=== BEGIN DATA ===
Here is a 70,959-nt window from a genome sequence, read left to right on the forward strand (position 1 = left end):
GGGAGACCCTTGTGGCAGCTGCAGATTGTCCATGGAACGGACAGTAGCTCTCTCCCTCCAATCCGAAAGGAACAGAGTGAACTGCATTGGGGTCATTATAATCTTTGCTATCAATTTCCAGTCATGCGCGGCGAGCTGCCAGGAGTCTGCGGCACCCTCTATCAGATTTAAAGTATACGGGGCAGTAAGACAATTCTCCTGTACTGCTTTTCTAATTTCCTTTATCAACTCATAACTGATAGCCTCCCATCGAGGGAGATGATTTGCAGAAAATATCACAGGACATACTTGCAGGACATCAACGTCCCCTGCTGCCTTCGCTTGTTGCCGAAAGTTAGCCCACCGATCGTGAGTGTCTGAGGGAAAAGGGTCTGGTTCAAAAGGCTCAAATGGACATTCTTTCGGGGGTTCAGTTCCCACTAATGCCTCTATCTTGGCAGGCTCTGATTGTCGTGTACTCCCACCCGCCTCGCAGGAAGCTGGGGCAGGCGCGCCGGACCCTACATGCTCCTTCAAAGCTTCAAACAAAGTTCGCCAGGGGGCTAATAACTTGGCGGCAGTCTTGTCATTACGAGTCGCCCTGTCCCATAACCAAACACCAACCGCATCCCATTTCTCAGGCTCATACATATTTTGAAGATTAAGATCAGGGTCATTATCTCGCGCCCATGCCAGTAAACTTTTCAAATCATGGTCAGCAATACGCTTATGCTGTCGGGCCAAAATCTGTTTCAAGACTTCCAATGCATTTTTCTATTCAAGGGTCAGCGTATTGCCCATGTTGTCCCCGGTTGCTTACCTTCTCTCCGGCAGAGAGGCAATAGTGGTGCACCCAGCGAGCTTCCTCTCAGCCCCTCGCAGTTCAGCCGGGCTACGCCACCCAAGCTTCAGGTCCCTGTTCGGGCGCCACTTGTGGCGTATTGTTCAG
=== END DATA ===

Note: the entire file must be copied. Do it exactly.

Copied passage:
Here is a 70,959-nt window from a genome sequence, read left to right on the forward strand (position 1 = left end):
GGGAGACCCTTGTGGCAGCTGCAGATTGTCCATGGAACGGACAGTAGCTCTCTCCCTCCAATCCGAAAGGAACAGAGTGAACTGCATTGGGGTCATTATAATCTTTGCTATCAATTTCCAGTCATGCGCGGCGAGCTGCCAGGAGTCTGCGGCACCCTCTATCAGATTTAAAGTATACGGGGCAGTAAGACAATTCTCCTGTACTGCTTTTCTAATTTCCTTTATCAACTCATAACTGATAGCCTCCCATCGAGGGAGATGATTTGCAGAAAATATCACAGGACATACTTGCAGGACATCAACGTCCCCTGCTGCCTTCGCTTGTTGCCGAAAGTTAGCCCACCGATCGTGAGTGTCTGAGGGAAAAGGGTCTGGTTCAAAAGGCTCAAATGGACATTCTTTCGGGGGTTCAGTTCCCACTAATGCCTCTATCTTGGCAGGCTCTGATTGTCGTGTACTCCCACCCGCCTCGCAGGAAGCTGGGGCAGGCGCGCCGGACCCTACATGCTCCTTCAAAGCTTCAAACAAAGTTCGCCAGGGGGCTAATAACTTGGCGGCAGTCTTGTCATTACGAGTCGCCCTGTCCCATAACCAAACACCAACCGCATCCCATTTCTCAGGCTCATACATATTTTGAAGATTAAGATCAGGGTCATTATCTCGCGCCCATGCCAGTAAACTTTTCAAATCATGGTCAGCAATACGCTTATGCTGTCGGGCCAAAATCTGTTTCAAGACTTCCAATGCATTTTTCTATTCAAGGGTCAGCGTATTGCCCATGTTGTCCCCGGTTGCTTACCTTCTCTCCGGCAGAGAGGCAATAGTGGTGCACCCAGCGAGCTTCCTCTCAGCCCCTCGCAGTTCAGCCGGGCTACGCCACCCAAGCTTCAGGTCCCTGTTCGGGCGCCACTTGTGGCGTATTGTTCAG